Curiosity got the better of Leo the Labrador cross after he jumped out of a two-story window of his owner's Auckland house.

Sitting proud, yet a little bit nervous, on the first-story roof of his Westmere home, Leo looked down, tongue out, as members of the public walked along the footpath of Garnet Rd below.

Leo's escape was news to his owners, who were out at the time, Grey Lynn Station Officer Shane Olsen told the Herald.

They turned up 10 minutes after his recovery, oblivious to the drama that had just unfolded.

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A member of the public called firefighters about Leo's plight after spying him sitting nonchalantly on the roof about 11.20am.

"Leo the escaping Lab cross, he was a lovely dog. He decided to escape from the top floor, second level, outer window and onto a flat roof.

"At that stage, he decided that it wasn't such a good idea and everyone was walking past ... so he was watching all his mates walk past and decided it wasn't a good idea but he couldn't get back in the window."

Grey Lynn firefighters set the ladder up to go and retrieve Leo. He was eventually put back through the window that he escaped out of. Photo / Supplied
Grey Lynn firefighters set the ladder up to go and retrieve Leo. He was eventually put back through the window that he escaped out of. Photo / Supplied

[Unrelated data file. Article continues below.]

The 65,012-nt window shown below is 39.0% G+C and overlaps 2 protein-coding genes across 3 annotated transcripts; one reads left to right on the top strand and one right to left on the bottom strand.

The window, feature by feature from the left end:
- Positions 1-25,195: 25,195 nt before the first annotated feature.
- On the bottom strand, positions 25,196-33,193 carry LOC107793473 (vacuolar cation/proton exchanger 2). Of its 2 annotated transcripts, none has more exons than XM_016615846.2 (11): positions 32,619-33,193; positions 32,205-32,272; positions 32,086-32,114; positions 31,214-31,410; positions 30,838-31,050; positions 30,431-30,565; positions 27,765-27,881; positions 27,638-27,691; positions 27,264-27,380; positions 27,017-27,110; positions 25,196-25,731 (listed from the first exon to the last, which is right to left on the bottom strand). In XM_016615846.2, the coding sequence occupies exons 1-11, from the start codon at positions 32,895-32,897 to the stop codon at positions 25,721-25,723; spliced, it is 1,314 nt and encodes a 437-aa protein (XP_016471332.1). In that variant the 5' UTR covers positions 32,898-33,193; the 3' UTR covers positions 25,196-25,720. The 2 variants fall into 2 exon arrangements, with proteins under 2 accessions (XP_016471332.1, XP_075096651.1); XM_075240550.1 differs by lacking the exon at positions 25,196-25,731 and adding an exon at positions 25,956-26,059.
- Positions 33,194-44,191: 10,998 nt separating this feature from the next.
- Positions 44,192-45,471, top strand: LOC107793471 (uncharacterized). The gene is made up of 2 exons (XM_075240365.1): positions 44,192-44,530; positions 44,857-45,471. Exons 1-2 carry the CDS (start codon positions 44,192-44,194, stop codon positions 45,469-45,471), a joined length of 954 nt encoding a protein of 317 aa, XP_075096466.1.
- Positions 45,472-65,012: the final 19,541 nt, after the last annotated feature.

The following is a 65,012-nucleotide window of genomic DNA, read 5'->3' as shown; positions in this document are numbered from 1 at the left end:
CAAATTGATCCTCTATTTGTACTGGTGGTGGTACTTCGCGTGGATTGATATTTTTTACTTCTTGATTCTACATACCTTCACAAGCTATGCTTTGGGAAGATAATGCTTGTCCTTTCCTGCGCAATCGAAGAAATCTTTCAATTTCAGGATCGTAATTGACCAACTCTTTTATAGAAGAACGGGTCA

Olsen said the window was too high for him to jump back in but then he began to get nervous about how to get down.

"It was too high. He was so frightened that when the firefighters got up to bring him down, we ended up popping him back through the window, deciding it was going to be a lot easier."

Unsure what was happening, Leo basically turned into a "dead weight", scared about the prospect of being carried down the ladder, so he was put back through the window.

"We unscrewed the safety latch on the upstairs window and popped him back in."

A neighbour then called the owners who arrived soon after.

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"His owners arrived about 10 minutes later and they were very thankful."

He wasn't sure how long he'd been sitting on the roof but it was at least half an hour.

"Some people had driven past for half an hour or even more and thought that it was his spot that he could out onto."

Olsen said fire crews were regularly called to rescue animals caught up in all sorts of predicaments.

Olsen was part of the fire crew called to free a kitten who became trapped in the wall of its owner's pantry cabinet on Sunday.

"It poked his head through the back of a pantry and we had to cut a hole big enough to get the kitten back through again."

He said he would hear of at least one or two animal rescues a day from various stations around Auckland.

Figures supplied to the Herald from 2016 to the end of 2017 showed there were 889 animal rescue callouts.

Of those, 435 were for cats, 212 for dogs, 77 for horses, 55 for birds, 42 for ducks, 24 for cows, and 39 were categorised as unknown.

Most - 324 - were in Auckland, followed by Christchurch at 89, and Wellington with 31.